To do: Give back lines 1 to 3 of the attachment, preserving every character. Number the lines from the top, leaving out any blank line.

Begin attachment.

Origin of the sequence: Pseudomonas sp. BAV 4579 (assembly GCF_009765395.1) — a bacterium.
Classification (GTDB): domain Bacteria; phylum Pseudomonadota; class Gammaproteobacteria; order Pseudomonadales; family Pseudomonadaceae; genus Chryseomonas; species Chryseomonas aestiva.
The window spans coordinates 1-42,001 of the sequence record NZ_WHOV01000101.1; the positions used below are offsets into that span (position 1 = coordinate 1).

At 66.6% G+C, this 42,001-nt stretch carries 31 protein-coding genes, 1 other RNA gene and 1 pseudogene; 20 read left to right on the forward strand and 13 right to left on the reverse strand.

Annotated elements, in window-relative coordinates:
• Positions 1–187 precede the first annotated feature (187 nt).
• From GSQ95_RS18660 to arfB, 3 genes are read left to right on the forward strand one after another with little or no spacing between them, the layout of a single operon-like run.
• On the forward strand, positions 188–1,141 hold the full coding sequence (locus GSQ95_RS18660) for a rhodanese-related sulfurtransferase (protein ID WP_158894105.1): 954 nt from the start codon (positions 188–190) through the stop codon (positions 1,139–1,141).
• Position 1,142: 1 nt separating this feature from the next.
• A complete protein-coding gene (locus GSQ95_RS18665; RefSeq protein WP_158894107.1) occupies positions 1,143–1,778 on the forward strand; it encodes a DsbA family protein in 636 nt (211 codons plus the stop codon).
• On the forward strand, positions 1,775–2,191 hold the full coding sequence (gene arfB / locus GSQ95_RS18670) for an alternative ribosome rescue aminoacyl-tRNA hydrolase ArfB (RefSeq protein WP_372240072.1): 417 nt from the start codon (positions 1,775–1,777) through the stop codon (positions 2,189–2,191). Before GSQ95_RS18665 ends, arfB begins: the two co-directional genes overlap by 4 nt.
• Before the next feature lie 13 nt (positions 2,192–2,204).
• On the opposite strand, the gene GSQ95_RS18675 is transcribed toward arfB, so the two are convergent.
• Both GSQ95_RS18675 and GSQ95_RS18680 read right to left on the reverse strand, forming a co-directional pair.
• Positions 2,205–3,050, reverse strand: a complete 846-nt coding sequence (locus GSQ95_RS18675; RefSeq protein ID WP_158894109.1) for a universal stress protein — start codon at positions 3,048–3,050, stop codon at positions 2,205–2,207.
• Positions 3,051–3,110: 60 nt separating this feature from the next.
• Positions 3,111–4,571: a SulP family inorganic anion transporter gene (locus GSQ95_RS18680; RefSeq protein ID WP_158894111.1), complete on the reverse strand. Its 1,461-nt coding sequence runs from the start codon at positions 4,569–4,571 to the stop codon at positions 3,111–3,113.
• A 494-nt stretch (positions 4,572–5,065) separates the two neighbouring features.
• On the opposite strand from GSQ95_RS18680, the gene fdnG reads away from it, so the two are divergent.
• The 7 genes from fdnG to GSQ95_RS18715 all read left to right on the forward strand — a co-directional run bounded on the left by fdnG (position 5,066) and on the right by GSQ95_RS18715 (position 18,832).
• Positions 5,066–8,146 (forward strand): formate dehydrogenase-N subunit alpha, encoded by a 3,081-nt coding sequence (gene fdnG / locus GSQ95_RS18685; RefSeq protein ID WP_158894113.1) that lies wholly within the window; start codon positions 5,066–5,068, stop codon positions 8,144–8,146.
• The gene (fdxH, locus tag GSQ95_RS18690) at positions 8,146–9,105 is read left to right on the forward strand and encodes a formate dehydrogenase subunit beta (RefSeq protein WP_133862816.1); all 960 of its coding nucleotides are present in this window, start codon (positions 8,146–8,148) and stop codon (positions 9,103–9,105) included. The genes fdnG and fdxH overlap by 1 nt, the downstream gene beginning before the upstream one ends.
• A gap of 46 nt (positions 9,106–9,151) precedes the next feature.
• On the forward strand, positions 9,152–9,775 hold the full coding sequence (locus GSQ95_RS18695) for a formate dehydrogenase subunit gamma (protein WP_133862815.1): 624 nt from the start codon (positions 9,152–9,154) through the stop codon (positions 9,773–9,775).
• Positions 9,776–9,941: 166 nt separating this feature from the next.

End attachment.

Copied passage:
Origin of the sequence: Pseudomonas sp. BAV 4579 (assembly GCF_009765395.1) — a bacterium.
Classification (GTDB): domain Bacteria; phylum Pseudomonadota; class Gammaproteobacteria; order Pseudomonadales; family Pseudomonadaceae; genus Chryseomonas; species Chryseomonas aestiva.
The window spans coordinates 1-42,001 of the sequence record NZ_WHOV01000101.1; the positions used below are offsets into that span (position 1 = coordinate 1).